Hi peeps, we have Tinnean stopping by today with her upcoming release Whither Thou Goest, Tinnean has a great guest post and there’s a fantastic excerpt so enjoy the post! <3 ~Pixie~
Whither Thou Goest
Johnny Smith meets Church Chetwood during the dark days of the Great Depression. He knows Mr. Chetwood can’t be his forever. Why would the handsome and charming director want to stay with a young man who has nothing but his body and skills in bed to offer? His Mr. Chetwood can have any women—or man—he wants, but Johnny is going to keep him as long as he can.
When they have to leave suddenly on the SS August Moon to evade the process servers trying to find Church, Johnny is glad they’ll have more time together. But the crew rises up against the good Captain Johansen, urged on by a stowaway who wants the August Moon for himself. Johnny and Church, together with the captain, the cook, a wireless operator, and the little girl Johnny saved from prostitution, are cast off into a small lifeboat—and doomed to the open sea. Their other option is to try to land on the island where Church once discovered a saber-toothed tiger. The problem is, the last time Church was on this island, twelve men paid the price with their lives. Will Johnny, Church, and their friends make it out alive this time?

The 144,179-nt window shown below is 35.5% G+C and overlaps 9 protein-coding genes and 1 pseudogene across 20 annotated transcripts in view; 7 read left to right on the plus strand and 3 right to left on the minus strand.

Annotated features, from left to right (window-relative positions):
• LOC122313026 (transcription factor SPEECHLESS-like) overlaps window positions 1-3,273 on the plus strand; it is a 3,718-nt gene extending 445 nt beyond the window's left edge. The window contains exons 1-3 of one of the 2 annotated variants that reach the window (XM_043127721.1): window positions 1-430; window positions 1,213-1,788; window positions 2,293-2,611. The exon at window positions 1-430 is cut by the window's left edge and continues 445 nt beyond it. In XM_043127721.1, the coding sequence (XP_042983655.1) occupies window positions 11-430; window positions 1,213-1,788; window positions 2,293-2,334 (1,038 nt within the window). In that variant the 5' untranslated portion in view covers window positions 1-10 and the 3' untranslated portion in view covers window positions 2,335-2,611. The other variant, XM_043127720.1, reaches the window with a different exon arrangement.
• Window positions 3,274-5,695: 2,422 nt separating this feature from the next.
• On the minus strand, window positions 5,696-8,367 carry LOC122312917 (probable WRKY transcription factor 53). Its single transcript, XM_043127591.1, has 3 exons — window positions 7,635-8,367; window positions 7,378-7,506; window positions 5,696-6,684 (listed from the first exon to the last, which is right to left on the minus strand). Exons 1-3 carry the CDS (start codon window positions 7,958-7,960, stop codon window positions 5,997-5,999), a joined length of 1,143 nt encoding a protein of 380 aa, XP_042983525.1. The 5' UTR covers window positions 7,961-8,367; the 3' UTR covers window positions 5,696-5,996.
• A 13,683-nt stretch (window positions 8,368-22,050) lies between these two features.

Looking to the future
Hi everyone! I’m Tinnean, and before I get started giving you a few tidbits about Whither Thou Goest, my newest release from Dreamspinner, I’d like to take a moment to thank the good people at MM Good Book Reviews for having me here today! Thank you!
As my bio says, I’m a Noo Yawk kinda gal. In spite of the fact that I’ve lived in Florida for the past fifteen years, that’s still true.